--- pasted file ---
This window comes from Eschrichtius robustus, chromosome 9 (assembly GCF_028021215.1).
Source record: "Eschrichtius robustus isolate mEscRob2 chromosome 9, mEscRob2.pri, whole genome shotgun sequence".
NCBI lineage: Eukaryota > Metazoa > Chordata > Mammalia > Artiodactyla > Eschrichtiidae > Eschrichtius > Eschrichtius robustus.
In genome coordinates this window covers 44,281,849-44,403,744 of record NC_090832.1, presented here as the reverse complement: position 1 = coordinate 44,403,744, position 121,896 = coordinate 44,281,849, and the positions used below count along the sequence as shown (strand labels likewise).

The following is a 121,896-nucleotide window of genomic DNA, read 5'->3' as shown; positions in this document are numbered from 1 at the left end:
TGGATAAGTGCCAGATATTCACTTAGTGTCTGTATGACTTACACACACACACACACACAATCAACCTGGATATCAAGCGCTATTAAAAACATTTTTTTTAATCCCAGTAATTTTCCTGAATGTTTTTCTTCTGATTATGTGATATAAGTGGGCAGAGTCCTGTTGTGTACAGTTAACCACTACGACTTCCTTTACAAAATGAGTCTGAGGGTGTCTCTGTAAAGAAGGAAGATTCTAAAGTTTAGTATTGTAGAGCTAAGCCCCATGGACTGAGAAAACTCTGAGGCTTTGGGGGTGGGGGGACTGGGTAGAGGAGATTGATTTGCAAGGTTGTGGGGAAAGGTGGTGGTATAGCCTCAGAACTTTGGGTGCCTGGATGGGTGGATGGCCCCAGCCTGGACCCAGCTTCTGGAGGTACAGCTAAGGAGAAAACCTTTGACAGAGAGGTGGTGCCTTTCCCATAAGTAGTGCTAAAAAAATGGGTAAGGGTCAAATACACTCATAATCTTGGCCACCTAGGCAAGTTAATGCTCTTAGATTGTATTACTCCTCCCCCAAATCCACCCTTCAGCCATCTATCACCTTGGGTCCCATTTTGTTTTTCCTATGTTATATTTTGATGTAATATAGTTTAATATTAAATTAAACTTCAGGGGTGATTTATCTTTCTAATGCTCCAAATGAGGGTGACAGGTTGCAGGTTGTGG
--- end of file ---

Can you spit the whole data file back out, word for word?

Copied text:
This window comes from Eschrichtius robustus, chromosome 9 (assembly GCF_028021215.1).
Source record: "Eschrichtius robustus isolate mEscRob2 chromosome 9, mEscRob2.pri, whole genome shotgun sequence".
NCBI lineage: Eukaryota > Metazoa > Chordata > Mammalia > Artiodactyla > Eschrichtiidae > Eschrichtius > Eschrichtius robustus.
In genome coordinates this window covers 44,281,849-44,403,744 of record NC_090832.1, presented here as the reverse complement: position 1 = coordinate 44,403,744, position 121,896 = coordinate 44,281,849, and the positions used below count along the sequence as shown (strand labels likewise).

The following is a 121,896-nucleotide window of genomic DNA, read 5'->3' as shown; positions in this document are numbered from 1 at the left end:
TGGATAAGTGCCAGATATTCACTTAGTGTCTGTATGACTTACACACACACACACACACAATCAACCTGGATATCAAGCGCTATTAAAAACATTTTTTTTAATCCCAGTAATTTTCCTGAATGTTTTTCTTCTGATTATGTGATATAAGTGGGCAGAGTCCTGTTGTGTACAGTTAACCACTACGACTTCCTTTACAAAATGAGTCTGAGGGTGTCTCTGTAAAGAAGGAAGATTCTAAAGTTTAGTATTGTAGAGCTAAGCCCCATGGACTGAGAAAACTCTGAGGCTTTGGGGGTGGGGGGACTGGGTAGAGGAGATTGATTTGCAAGGTTGTGGGGAAAGGTGGTGGTATAGCCTCAGAACTTTGGGTGCCTGGATGGGTGGATGGCCCCAGCCTGGACCCAGCTTCTGGAGGTACAGCTAAGGAGAAAACCTTTGACAGAGAGGTGGTGCCTTTCCCATAAGTAGTGCTAAAAAAATGGGTAAGGGTCAAATACACTCATAATCTTGGCCACCTAGGCAAGTTAATGCTCTTAGATTGTATTACTCCTCCCCCAAATCCACCCTTCAGCCATCTATCACCTTGGGTCCCATTTTGTTTTTCCTATGTTATATTTTGATGTAATATAGTTTAATATTAAATTAAACTTCAGGGGTGATTTATCTTTCTAATGCTCCAAATGAGGGTGACAGGTTGCAGGTTGTGG